How Hal Bartholomew Got a Namesake Park …
… Even though the Elk Grove family law attorney is very much alive and well
Published in 2017 Northern California Super Lawyers magazine
By June D. Bell on July 7, 2017
Hal Bartholomew has played slow-pitch softball for decades, but he has yet to step up to bat at the Elk Grove park named in his honor. The family law attorney vows to remedy that soon, on a summer evening when dusk comes late.
Not that daylight is required to enjoy the Hal Bartholomew Sports Park. Many fields on its 46 acres are lighted, allowing lacrosse, soccer, football, tennis and softball players to practice and compete after dark, year-round. “It offers so much,” says Bartholomew, of Bartholomew & Wasznicky in Sacramento, whose team happens to play at a different park. “It’s a very well-done park, quite frankly. Which I had nothing to do with at that moment. That came many years after it was named after me.”
Though parks and civic buildings are typically named after deceased local luminaries, Elk Grove, a southeastern suburb of Sacramento, does things differently. In fact, it was Bartholomew, 70, who suggested decades ago that the Elk Grove Parks and Recreation Board, on which he served for 18 years, start naming green spaces for residents active in the community. The board agreed, and a tradition began.
“Why do we honor people when it’s too late for them to realize it?” Bartholomew reasons. “Our park dedications really became celebrations, because we’d have a ceremony, and then we’d have a barbecue, so people who knew the family would come out. The families thought it was really cool.”
But he never expected a park to be named for him. When Bartholomew joined the board (now called the Cosumnes Community Services District) in the mid-1970s, he was just following the lead of his father, Alvin, who had served on the sewer board, school board and various church committees. “I grew up in an environment where you helped out in the community,” Bartholomew says. “That was part of life.”
In the mid-’70s, the town’s only park was a regional site run by the county. But the board kept an eye toward the future, stockpiling more than 50 green spaces during his tenure.
“We grabbed the land whenever we could, because we never could have been able to afford it otherwise,” he says. The board paid less than $23,000 per acre for land that later commanded more than five times that amount. But with a limited budget, the park district had to adopt a buy-and-hold strategy. Ground for the Hal Bartholomew Sports Park was purchased in the 1990s, but the park didn’t open until 2010. Bartholomew’s four fellow board members surprised him at his 1994 retirement dinner by announcing their plan to name the park for him.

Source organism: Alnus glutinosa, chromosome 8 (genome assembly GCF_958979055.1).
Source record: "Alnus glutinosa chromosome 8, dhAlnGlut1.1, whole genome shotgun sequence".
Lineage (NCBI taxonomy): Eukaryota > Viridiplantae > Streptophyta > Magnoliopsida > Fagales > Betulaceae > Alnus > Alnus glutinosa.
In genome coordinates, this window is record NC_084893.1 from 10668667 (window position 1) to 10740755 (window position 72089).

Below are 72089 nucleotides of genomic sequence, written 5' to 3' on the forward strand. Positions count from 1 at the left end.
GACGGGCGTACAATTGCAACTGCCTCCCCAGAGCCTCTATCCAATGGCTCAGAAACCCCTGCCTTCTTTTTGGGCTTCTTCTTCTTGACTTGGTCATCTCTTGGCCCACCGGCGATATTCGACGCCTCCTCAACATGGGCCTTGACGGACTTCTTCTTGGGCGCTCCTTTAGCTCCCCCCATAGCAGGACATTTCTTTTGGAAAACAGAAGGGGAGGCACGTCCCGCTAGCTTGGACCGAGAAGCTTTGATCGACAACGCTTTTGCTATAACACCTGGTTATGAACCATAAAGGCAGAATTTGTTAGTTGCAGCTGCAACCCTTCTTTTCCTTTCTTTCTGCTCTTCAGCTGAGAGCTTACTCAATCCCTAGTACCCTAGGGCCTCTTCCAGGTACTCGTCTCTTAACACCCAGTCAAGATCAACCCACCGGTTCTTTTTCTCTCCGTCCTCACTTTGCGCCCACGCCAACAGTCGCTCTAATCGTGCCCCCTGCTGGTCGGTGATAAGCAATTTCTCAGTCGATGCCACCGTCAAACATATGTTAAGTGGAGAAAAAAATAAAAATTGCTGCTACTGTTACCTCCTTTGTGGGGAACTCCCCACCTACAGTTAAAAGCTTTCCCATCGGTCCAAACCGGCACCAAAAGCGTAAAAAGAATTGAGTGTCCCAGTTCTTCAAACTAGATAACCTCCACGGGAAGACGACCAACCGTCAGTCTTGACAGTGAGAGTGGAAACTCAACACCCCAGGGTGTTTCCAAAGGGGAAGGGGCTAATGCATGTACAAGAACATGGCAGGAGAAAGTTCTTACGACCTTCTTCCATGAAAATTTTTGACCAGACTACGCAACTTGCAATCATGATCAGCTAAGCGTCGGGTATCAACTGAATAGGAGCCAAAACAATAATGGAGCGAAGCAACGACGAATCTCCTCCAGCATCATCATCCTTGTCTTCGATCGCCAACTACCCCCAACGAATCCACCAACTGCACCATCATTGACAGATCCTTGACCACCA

During his time on the board, Bartholomew often drew on his skills as a mediator in family law matters. “I made sure everybody was heard so they felt they were participating in the decision,” he says.
He didn’t set out to specialize in family law, but it grew on him when he took over a colleague’s practice at the firm where they worked, after she moved on to become a judge. “I discovered that divorce and family law is really a business practice, which is what I wanted to do,” he says, noting it encompasses real estate and corporate law.
It was his experience with the contentious side of divorce that led him to conclude a less adversarial approach would benefit both families and counsel. “Before collaborative divorce came along,” he says, “our best clients were ones who’d been to counseling before they came to us.”
Bartholomew has been a mediator for nearly 40 years. He has been president of the Sacramento Collaborative Practice Group since its founding in 1998, and in 2005 became the founding president of Collaborative Practice California, which embraces a non-litigious, cooperative approach to settling conflicts. The resolution, he says, tends to be less costly and less hostile. The groups include professionals who can help divorcing couples with legal, emotional and financial issues.
Bartholomew lives in Elk Grove with his wife of 35 years, Beverly Brautigam. A CPA, she is also a member of the Sacramento Collaborative Practice Group. They have children and grandchildren nearby, and many family members were on hand for the dedication of Bartholomew Park and the colorful sign bearing his name.
“I never really appreciated the fact they named the park after me until, really, the day of the dedication,” Bartholomew says. “It was like, ‘Wow! This is really impressive!’”
Four Reasons Hal Bartholomew Loves Elk Grove
1 Strauss Festival
A free outdoor program with dancers and an orchestra playing waltzes and polkas. Bartholomew was emcee at the first festival in 1987.
Elk Grove was established in 1850 as a stop for gold miners and stagecoaches. Shops popped up along with the railroad in 1868. Bartholomew’s ancestors arrived in the 1880s.
3 Community Flavor
Though the population has grown (to 163,000 in 2015), it retains its small-town feel at 4th of July festivities, a giant pumpkin contest, farmers markets and an annual Western Festival.
Elk Grove established its first elementary school in 1866 and a high school in 1893. It now has about 62,000 students who speak more than 80 languages.
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